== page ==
David Cameron has promised to crack down on Isis sympathisers, stressing in a new year message that all Britons should have “loyalty” to their country.
The Prime Minister said this year will be a “test of our mettle” as he pledged action to tackle the “poisonous narrative” which led some Britons to turn against their country.
He said the UK should “revel” in its way of life rather than “appease” extremists, and all who live in the country must sign up to its values.
In America, Barack Obama pledged to use his final year as President to force through new measures to curb gun violence. After repeated frustrations in his efforts to introduce new gun control legislation, he said in a new year radio address that he would meet the US attorney general, Loretta Lynch, on 4 January to finalise a set of executive actions on the issue that he can take without the need for congressional approval.
“My new year’s resolution is to move forward on our unfinished business as much as I can,” Mr Obama said. “And I’ll be more frequently asking for your help... That’s especially true for one piece of unfinished business, that’sour epidemic of gun violence.”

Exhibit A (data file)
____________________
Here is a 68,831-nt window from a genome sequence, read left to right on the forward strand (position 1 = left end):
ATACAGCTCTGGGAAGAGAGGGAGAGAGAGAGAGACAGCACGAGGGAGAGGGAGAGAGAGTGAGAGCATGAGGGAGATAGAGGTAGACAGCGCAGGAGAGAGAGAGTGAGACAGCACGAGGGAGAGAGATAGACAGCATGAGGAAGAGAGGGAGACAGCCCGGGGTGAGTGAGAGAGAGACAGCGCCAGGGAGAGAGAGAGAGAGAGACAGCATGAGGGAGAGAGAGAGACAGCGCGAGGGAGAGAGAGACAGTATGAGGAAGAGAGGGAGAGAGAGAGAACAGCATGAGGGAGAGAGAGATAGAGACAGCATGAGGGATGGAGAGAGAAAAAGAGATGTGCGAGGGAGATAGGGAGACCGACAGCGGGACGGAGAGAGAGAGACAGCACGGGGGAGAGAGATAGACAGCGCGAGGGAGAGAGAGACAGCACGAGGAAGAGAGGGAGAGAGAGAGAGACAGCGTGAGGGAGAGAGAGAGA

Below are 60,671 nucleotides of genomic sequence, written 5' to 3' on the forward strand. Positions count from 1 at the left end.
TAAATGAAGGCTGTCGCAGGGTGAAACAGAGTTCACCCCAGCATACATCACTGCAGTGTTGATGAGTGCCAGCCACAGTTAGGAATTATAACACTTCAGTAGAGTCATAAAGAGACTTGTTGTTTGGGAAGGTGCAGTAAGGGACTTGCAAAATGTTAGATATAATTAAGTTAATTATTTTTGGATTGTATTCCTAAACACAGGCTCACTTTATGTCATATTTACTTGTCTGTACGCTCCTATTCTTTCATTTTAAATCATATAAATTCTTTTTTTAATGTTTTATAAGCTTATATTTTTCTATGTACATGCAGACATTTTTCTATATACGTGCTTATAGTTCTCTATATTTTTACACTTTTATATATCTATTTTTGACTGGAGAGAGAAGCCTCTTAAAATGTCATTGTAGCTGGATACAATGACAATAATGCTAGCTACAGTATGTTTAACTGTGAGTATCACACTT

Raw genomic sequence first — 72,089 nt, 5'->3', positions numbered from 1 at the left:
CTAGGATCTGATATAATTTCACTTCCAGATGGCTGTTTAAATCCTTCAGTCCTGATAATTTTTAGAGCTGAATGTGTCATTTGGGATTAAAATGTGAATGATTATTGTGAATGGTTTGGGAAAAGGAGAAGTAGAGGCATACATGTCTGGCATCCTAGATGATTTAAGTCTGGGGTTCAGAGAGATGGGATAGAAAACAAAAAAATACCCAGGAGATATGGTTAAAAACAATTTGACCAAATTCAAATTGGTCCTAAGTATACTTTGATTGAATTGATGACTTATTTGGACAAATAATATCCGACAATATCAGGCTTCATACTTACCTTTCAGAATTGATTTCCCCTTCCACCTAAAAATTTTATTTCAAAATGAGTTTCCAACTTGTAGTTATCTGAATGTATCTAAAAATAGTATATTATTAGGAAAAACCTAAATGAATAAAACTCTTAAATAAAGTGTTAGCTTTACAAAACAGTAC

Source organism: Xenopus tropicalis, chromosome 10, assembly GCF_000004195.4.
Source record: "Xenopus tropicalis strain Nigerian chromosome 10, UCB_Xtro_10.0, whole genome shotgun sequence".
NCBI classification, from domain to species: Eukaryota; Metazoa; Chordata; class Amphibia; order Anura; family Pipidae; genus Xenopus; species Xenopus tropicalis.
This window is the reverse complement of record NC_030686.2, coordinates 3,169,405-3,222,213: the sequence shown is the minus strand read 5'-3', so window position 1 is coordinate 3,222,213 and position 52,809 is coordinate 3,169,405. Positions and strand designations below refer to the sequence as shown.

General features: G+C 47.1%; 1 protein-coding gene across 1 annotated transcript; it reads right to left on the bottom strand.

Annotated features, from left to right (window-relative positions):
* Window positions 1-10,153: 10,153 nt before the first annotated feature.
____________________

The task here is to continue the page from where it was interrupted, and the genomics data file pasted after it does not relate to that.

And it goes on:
Violence provided the theme for several world leaders as they delivered their new year messages. In France, President François Hollande focused on the fight against Isis after November’s attacks in Paris, promising to continue air strikes against the group in the Middle East.
President Vladimir Putin also turned his eye to Syria, praising the Russian military as he addressed those seeing in the new year across the country’s nine time zones. He said: “I would like to extend special greetings to those of our service members fighting international terrorism, defending Russia’s national interests on distant frontiers.”
Chancellor Angela Merkel repeated her mantra “We can do it” as she appealed to Germans to continue welcoming refugees from the Syrian conflict, while at a Mass in the Vatican, Pope Francis offered prayers for a better year and urged an end to “violence and hatred” and to the “false neutrality” to conflicts and the suffering of others.
It seems unlikely Kim Jong-un heard the Pope’s plea. In his televised new year speech, the North Korean leader insisted he was committed to peace with South Korea, but also said he was ready for “a merciless, holy war of justice” should “invasive outsiders and provocateurs touch us even slightly.”Reuse content